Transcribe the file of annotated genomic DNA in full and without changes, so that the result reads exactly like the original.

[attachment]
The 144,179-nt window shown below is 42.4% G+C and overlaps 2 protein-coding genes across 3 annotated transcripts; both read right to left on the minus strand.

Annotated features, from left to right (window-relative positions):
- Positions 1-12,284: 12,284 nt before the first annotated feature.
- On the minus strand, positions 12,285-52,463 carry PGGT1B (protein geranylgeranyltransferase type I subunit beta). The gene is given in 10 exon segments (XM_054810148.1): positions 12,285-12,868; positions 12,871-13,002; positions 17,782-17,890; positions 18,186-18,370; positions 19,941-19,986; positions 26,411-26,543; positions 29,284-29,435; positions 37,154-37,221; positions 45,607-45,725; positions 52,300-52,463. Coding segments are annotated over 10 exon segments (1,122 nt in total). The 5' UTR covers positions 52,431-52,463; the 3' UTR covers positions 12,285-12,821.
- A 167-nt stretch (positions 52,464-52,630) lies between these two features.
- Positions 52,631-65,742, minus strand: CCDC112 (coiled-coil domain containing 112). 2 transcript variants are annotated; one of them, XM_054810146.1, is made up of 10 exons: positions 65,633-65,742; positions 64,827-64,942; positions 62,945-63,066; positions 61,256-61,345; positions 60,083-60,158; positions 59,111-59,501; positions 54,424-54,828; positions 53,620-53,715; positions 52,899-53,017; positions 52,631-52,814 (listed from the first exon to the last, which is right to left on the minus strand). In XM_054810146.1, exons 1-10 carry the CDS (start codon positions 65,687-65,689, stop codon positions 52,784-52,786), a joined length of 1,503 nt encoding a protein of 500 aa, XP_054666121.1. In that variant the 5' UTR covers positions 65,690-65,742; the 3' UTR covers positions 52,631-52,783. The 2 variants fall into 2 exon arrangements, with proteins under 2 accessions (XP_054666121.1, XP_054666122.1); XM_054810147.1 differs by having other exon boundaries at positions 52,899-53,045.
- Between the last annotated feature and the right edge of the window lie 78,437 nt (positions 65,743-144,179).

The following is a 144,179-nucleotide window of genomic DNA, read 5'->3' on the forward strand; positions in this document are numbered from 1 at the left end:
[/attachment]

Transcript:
The 144,179-nt window shown below is 42.4% G+C and overlaps 2 protein-coding genes across 3 annotated transcripts; both read right to left on the minus strand.

Annotated features, from left to right (window-relative positions):
- Positions 1-12,284: 12,284 nt before the first annotated feature.
- On the minus strand, positions 12,285-52,463 carry PGGT1B (protein geranylgeranyltransferase type I subunit beta). The gene is given in 10 exon segments (XM_054810148.1): positions 12,285-12,868; positions 12,871-13,002; positions 17,782-17,890; positions 18,186-18,370; positions 19,941-19,986; positions 26,411-26,543; positions 29,284-29,435; positions 37,154-37,221; positions 45,607-45,725; positions 52,300-52,463. Coding segments are annotated over 10 exon segments (1,122 nt in total). The 5' UTR covers positions 52,431-52,463; the 3' UTR covers positions 12,285-12,821.
- A 167-nt stretch (positions 52,464-52,630) lies between these two features.
- Positions 52,631-65,742, minus strand: CCDC112 (coiled-coil domain containing 112). 2 transcript variants are annotated; one of them, XM_054810146.1, is made up of 10 exons: positions 65,633-65,742; positions 64,827-64,942; positions 62,945-63,066; positions 61,256-61,345; positions 60,083-60,158; positions 59,111-59,501; positions 54,424-54,828; positions 53,620-53,715; positions 52,899-53,017; positions 52,631-52,814 (listed from the first exon to the last, which is right to left on the minus strand). In XM_054810146.1, exons 1-10 carry the CDS (start codon positions 65,687-65,689, stop codon positions 52,784-52,786), a joined length of 1,503 nt encoding a protein of 500 aa, XP_054666121.1. In that variant the 5' UTR covers positions 65,690-65,742; the 3' UTR covers positions 52,631-52,783. The 2 variants fall into 2 exon arrangements, with proteins under 2 accessions (XP_054666121.1, XP_054666122.1); XM_054810147.1 differs by having other exon boundaries at positions 52,899-53,045.
- Between the last annotated feature and the right edge of the window lie 78,437 nt (positions 65,743-144,179).

The following is a 144,179-nucleotide window of genomic DNA, read 5'->3' on the forward strand; positions in this document are numbered from 1 at the left end: